Last year's outbreak of cholera in Haiti shows how the perceived lack of expertise in a developing county can be wrongly exploited by experts in developed countries.
This particular outbreak led to a large number of deaths. Vibrio cholera, the known causative bacterial species in most cases of cholera, was blamed for the spread of the disease. The 'source' of the outbreak was narrowed down to an area inhabited by the UN Nepali peacekeeping battalion, leading to inevitable finger-pointing. The resulting riots fuelled further unrest and turmoil in Haiti, a country already embroiled in political crisis.
Scientists such as John Mekalanos, a prominent molecular biologist at Harvard Medical School in Boston, have suggested that the strain may have come from Nepal. But there has been no conclusive evidence to justify the claim, and the scientific community is still unsure about the origin of this strain.
The available evidence does indicate that the strain is a South Asian one, but Nepal is not the only South Asian country to have soldiers stationed in Haiti. Nepal is, however, the only country that witnessed a major cholera outbreak in 2009. This combination of factors seems to have been enough for many to conclude that Nepal is guilty as charged.
Rita Colwell, a veteran cholera scientist and former head of the US National Science Foundation, puts forward a different view. She notes that Vibrio cholera is present in coastal waters worldwide, and given the right environment (such as a rise in temperature), can turn deadly.
Colwell cites the example of the cholera outbreak in Peru in 1991, which killed over 2,000 people. At the time, suspicion first fell on ships coming in from the Asian subcontinent. However, it was soon ascertained that Peru's own coastal waters had warmed up due to El Nino, activating the cholera bacteria present. The origins of the strain were never established.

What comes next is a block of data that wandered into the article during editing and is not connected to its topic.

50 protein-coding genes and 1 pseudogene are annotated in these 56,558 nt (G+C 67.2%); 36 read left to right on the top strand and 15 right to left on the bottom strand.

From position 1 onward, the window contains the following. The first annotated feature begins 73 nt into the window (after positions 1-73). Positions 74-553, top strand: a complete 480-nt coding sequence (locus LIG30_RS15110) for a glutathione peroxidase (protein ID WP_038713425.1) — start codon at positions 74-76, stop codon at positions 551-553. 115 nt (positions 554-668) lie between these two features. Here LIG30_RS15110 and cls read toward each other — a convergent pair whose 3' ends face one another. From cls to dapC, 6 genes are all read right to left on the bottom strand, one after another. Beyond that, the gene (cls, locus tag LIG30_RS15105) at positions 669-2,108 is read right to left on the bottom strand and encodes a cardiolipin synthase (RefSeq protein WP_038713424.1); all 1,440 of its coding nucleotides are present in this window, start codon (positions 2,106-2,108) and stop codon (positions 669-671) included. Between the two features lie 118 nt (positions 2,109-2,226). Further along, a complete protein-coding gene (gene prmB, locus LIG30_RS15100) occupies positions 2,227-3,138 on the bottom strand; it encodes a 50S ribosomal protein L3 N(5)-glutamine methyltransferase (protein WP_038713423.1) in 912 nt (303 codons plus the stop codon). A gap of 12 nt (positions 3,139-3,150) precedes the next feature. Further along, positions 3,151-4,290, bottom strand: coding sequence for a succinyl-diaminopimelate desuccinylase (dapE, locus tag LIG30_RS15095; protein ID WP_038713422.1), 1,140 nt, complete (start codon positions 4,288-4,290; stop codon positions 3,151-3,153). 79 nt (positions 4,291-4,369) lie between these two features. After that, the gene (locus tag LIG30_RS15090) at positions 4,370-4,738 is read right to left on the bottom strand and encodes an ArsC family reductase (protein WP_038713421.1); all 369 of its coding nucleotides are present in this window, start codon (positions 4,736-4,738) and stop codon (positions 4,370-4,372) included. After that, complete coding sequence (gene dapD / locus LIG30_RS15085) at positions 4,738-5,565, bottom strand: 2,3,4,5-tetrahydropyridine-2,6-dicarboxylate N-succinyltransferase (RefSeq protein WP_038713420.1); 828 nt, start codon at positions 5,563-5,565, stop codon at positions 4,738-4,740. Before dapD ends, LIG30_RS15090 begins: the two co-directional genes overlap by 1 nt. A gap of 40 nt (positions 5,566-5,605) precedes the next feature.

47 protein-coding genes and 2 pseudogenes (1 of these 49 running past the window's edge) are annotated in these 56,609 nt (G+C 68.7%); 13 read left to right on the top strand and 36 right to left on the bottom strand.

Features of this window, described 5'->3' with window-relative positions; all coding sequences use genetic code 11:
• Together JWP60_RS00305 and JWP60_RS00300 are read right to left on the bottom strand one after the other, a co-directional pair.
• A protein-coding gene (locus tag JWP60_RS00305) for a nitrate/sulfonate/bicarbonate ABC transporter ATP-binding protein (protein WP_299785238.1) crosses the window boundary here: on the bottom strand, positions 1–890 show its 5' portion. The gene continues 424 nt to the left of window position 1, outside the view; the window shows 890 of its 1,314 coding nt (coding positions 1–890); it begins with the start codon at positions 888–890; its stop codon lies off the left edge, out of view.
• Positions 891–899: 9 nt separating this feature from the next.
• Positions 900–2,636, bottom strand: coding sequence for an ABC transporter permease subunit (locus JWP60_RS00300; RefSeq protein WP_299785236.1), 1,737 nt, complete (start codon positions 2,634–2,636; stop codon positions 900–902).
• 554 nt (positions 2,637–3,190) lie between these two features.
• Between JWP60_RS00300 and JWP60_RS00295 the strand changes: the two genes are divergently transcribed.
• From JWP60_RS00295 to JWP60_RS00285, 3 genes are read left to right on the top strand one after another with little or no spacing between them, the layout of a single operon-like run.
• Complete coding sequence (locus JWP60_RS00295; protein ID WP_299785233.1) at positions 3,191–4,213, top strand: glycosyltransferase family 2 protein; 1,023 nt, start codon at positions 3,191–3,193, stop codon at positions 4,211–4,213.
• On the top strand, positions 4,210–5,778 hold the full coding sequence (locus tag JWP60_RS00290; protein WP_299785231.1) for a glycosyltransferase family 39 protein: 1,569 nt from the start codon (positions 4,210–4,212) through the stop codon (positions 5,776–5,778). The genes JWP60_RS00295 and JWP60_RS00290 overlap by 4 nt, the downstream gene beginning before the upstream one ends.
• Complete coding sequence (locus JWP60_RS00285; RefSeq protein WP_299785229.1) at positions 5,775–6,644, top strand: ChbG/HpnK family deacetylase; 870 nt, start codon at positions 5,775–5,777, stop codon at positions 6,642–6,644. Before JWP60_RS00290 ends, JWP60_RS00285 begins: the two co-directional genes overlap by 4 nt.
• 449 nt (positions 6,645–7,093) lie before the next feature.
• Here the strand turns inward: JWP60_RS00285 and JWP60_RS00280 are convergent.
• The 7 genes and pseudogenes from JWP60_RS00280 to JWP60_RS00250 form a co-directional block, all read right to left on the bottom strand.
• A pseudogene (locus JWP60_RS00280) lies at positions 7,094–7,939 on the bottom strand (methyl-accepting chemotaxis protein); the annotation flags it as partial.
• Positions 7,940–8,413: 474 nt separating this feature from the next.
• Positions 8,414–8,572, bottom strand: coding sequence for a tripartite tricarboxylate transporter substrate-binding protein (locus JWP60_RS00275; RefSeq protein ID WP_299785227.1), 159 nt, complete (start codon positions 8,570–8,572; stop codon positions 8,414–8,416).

Although the Center for Disease Control (CDC) in the US has stated that the origin was most likely South Asia (without categorically mentioning Nepal), there are still questions regarding the method used to investigate the strain similarities. Crucially, no organisation has published any findings on Vibrio cholera isolated from cholera patients from the 2009 outbreak in Nepal, making it impossible to link the Nepali outbreak to Haiti.
Significantly, the samples and expertise required to establish such a link (or not) exist in Nepal itself. The governmental laboratory (NPHL) has bacterial strains from the outbreak areas in Nepal and the Center for Molecular Dynamics Nepal (CMDN) affiliated Molecular Laboratory has the DNA. Molecular biotechnology could have been used to determine whether the Nepali peacekeeping contingent in Haiti deserved the blame heaped upon it, through evidence-based findings, but it has not been.
Nepal needs to open up to the inevitable possibility of linking biotechnology to address public health concerns. In a globalised world, we cannot afford to be the weakest link as far as medical intervention is concerned.
The writer is the Senior Research Scientist and the Country Director of Centre for Molecular Dynamics Nepal.